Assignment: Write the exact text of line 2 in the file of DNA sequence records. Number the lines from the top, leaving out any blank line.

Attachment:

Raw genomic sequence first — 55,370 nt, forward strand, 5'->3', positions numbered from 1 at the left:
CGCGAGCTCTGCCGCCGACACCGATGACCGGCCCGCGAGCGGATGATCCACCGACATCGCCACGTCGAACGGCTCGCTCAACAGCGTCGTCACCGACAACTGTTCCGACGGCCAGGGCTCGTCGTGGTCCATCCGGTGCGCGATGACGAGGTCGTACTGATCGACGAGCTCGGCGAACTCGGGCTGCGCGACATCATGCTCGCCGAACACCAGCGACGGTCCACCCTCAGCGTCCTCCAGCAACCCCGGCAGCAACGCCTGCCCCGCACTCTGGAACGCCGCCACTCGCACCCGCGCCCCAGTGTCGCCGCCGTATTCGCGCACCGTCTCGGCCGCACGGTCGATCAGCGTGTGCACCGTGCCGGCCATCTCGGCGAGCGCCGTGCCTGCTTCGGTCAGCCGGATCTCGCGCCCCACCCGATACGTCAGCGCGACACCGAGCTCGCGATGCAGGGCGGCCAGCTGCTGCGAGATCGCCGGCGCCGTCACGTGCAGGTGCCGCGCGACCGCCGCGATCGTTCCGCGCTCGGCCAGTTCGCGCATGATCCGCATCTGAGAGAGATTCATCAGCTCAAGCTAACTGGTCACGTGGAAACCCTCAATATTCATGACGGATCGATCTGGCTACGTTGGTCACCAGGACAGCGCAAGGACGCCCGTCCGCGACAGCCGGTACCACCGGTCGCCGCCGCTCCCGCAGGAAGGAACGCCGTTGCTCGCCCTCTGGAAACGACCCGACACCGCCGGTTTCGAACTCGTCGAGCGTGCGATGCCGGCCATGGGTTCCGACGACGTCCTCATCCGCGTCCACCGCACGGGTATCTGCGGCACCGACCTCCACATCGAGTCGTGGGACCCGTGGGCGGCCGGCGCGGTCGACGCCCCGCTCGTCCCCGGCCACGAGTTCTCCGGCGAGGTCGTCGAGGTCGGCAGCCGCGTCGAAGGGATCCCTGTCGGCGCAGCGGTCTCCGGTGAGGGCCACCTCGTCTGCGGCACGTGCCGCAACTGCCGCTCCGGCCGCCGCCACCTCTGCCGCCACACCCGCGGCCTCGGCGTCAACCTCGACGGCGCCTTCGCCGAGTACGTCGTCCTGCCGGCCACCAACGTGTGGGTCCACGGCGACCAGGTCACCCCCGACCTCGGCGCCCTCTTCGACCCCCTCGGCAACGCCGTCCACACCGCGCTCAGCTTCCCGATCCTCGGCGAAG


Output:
CGCGAGCTCTGCCGCCGACACCGATGACCGGCCCGCGAGCGGATGATCCACCGACATCGCCACGTCGAACGGCTCGCTCAACAGCGTCGTCACCGACAACTGTTCCGACGGCCAGGGCTCGTCGTGGTCCATCCGGTGCGCGATGACGAGGTCGTACTGATCGACGAGCTCGGCGAACTCGGGCTGCGCGACATCATGCTCGCCGAACACCAGCGACGGTCCACCCTCAGCGTCCTCCAGCAACCCCGGCAGCAACGCCTGCCCCGCACTCTGGAACGCCGCCACTCGCACCCGCGCCCCAGTGTCGCCGCCGTATTCGCGCACCGTCTCGGCCGCACGGTCGATCAGCGTGTGCACCGTGCCGGCCATCTCGGCGAGCGCCGTGCCTGCTTCGGTCAGCCGGATCTCGCGCCCCACCCGATACGTCAGCGCGACACCGAGCTCGCGATGCAGGGCGGCCAGCTGCTGCGAGATCGCCGGCGCCGTCACGTGCAGGTGCCGCGCGACCGCCGCGATCGTTCCGCGCTCGGCCAGTTCGCGCATGATCCGCATCTGAGAGAGATTCATCAGCTCAAGCTAACTGGTCACGTGGAAACCCTCAATATTCATGACGGATCGATCTGGCTACGTTGGTCACCAGGACAGCGCAAGGACGCCCGTCCGCGACAGCCGGTACCACCGGTCGCCGCCGCTCCCGCAGGAAGGAACGCCGTTGCTCGCCCTCTGGAAACGACCCGACACCGCCGGTTTCGAACTCGTCGAGCGTGCGATGCCGGCCATGGGTTCCGACGACGTCCTCATCCGCGTCCACCGCACGGGTATCTGCGGCACCGACCTCCACATCGAGTCGTGGGACCCGTGGGCGGCCGGCGCGGTCGACGCCCCGCTCGTCCCCGGCCACGAGTTCTCCGGCGAGGTCGTCGAGGTCGGCAGCCGCGTCGAAGGGATCCCTGTCGGCGCAGCGGTCTCCGGTGAGGGCCACCTCGTCTGCGGCACGTGCCGCAACTGCCGCTCCGGCCGCCGCCACCTCTGCCGCCACACCCGCGGCCTCGGCGTCAACCTCGACGGCGCCTTCGCCGAGTACGTCGTCCTGCCGGCCACCAACGTGTGGGTCCACGGCGACCAGGTCACCCCCGACCTCGGCGCCCTCTTCGACCCCCTCGGCAACGCCGTCCACACCGCGCTCAGCTTCCCGATCCTCGGCGAAG